When I found myself alone, I grieved for a long time. I also sold the house and started shaping a life for myself with the good feeling of a difficult job done to the very best of my ability. I’d given all I could and it was time for them to fly and find their own lives. In the space where they had been for fifteen years I could build new freedom and possibility.

Except that they were nearly always in my thoughts. We had long phone conversations. I fretted because I couldn’t interact with them face-to-face and I knew many things were happening in their lives that they weren’t telling me about. They did tell me of jobs, roommates, broken-down cars, financial difficulties, bars, music, both new and old friends and romantic entanglements. They called when they were broken-hearted, scared, confused or just pissed off. Frequently, by the time I got off the phone, I was in tears and spent the rest of the day upset, or lay sleepless wondering what I could do. What I should do. What I should have done as a parent that I didn’t do that might have avoided the current crisis.

Photo by Jordan Whitt on Unsplash

I discovered that parenting adults is extraordinarily stressful and difficult, with none of the sweet pay-offs I had when we were a family living together. I didn’t see them playing and laughing anymore. I couldn’t touch them or hold them. We couldn’t hang out quietly together. I couldn’t cook for them or watch their faces and bodies mature, marveling at these two people their father and I created.

I’ve recognized in the years between their leaving me and now that I wasn’t the excellent parent I thought I was. I was, in fact, merely adequate. I made a lot of mistakes. I was in many ways ill-equipped to parent. Single parenting is an almost impossibly hard road.

I talk to other mothers of adults. Some talk at length about their kids — how proud they are of them, how close they are to them, how successful their kids are. Those parents need no questioning or encouragement. Their conversation is full of their kids all the time, without prompting, and sometimes it’s hard to tell whether the offspring in question is ten or thirty.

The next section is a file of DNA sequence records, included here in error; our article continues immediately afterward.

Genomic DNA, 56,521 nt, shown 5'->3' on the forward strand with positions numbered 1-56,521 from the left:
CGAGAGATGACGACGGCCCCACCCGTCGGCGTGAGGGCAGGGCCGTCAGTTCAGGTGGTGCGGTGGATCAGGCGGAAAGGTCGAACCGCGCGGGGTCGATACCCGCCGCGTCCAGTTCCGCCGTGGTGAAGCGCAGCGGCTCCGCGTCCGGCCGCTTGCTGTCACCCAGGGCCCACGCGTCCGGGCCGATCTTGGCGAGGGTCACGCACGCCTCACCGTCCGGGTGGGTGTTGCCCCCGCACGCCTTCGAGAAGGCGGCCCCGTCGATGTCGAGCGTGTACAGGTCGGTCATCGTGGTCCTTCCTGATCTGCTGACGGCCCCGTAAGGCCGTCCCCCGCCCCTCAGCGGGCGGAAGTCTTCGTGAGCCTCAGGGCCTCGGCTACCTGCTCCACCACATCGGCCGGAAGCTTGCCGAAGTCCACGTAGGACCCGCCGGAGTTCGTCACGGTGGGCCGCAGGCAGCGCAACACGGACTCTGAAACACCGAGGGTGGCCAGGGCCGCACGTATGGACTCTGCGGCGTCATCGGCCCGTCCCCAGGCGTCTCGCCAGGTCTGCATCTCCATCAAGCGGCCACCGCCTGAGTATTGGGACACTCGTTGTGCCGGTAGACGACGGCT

Other women, though, acknowledge kids, grandkids and great grandkids, but are not nearly so forthcoming. I’m of that tribe now. Given a sympathetic listener and a relationship of trust, these women tell stories of various addictions, mental illness, toxic relationships, unplanned grandchildren and great-grandchildren, financial struggles, pain, anger, grief and guilt. We find ourselves raising grandchildren and great-grandchildren. We co-sign for loans we can’t afford to pay off. We wonder what we did, or said, or didn’t do or didn’t say that resulted in our kids’ addictions, struggles and unhappiness.

Photo by Josh Applegate on Unsplash

The love that was once the center of our lives and priorities, the strongest, purest feeling we’ve ever had, gradually becomes bewildered and confused. We look everywhere for the children of our memories, but they’re gone. Now, in front of us, are adults. From adults we want responsibility, appropriate boundaries and reciprocity, but our adult children want the unobstructed flow of our nurturing, support and unconditional love to continue uninterrupted, just as it did when they were children.

I didn’t think it would be like this, and neither did my friends.

My thoughts and feelings about my experience as a parent are so tangled I can’t see anything very clearly. Perhaps that’s why I was so taken with the ravens. The animal kingdom has a kind of brutal simplicity with regard to parenting, an instinctive wisdom that’s followed without concern for what anyone else thinks or cultural and societal norms. The raven parents knew what to do and they did it and endured a few days of discomfort.

Does that mother bird now worry about whether the young adult is happy or not?

Sigh. Probably not.

I notice that I never even consider blaming my parents for my happiness or unhappiness. Why, then, do I persist in blaming myself for my adult sons’ choices? Why do I think it’s any of my business at all?

Because I love them.

And so?

And so I want them to be well, and happy, and have good lives.

There are deeper truths, though. I want to be able to think of myself as a great parent. The proof? My adult kids have happy, healthy lives. See how great I was? I also want them to be happy so I don’t have the discomfort of knowing they’re unhappy. How’s that for a piece of maternal selfishness?